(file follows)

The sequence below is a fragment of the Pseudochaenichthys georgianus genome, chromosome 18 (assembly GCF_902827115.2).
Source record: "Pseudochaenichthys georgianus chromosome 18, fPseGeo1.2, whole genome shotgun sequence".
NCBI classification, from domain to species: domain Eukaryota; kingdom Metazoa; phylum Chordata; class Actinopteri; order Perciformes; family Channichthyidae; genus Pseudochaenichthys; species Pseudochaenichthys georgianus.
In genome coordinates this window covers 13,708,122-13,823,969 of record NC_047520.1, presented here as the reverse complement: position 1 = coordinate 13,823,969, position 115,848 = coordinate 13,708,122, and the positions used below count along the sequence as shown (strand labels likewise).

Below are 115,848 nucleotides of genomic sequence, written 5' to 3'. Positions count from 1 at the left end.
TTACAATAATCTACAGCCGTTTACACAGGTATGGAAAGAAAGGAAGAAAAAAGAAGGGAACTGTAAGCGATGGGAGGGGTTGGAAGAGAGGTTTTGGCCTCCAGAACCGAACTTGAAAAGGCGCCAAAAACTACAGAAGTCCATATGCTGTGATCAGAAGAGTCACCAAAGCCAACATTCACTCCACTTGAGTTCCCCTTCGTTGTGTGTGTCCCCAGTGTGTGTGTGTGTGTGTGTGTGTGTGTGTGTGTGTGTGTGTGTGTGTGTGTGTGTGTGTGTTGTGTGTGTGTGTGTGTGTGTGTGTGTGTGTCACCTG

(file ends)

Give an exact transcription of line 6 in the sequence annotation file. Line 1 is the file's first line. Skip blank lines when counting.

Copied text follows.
TTACAATAATCTACAGCCGTTTACACAGGTATGGAAAGAAAGGAAGAAAAAAGAAGGGAACTGTAAGCGATGGGAGGGGTTGGAAGAGAGGTTTTGGCCTCCAGAACCGAACTTGAAAAGGCGCCAAAAACTACAGAAGTCCATATGCTGTGATCAGAAGAGTCACCAAAGCCAACATTCACTCCACTTGAGTTCCCCTTCGTTGTGTGTGTCCCCAGTGTGTGTGTGTGTGTGTGTGTGTGTGTGTGTGTGTGTGTGTGTGTGTGTGTGTGTGTGTGTTGTGTGTGTGTGTGTGTGTGTGTGTGTGTGTCACCTG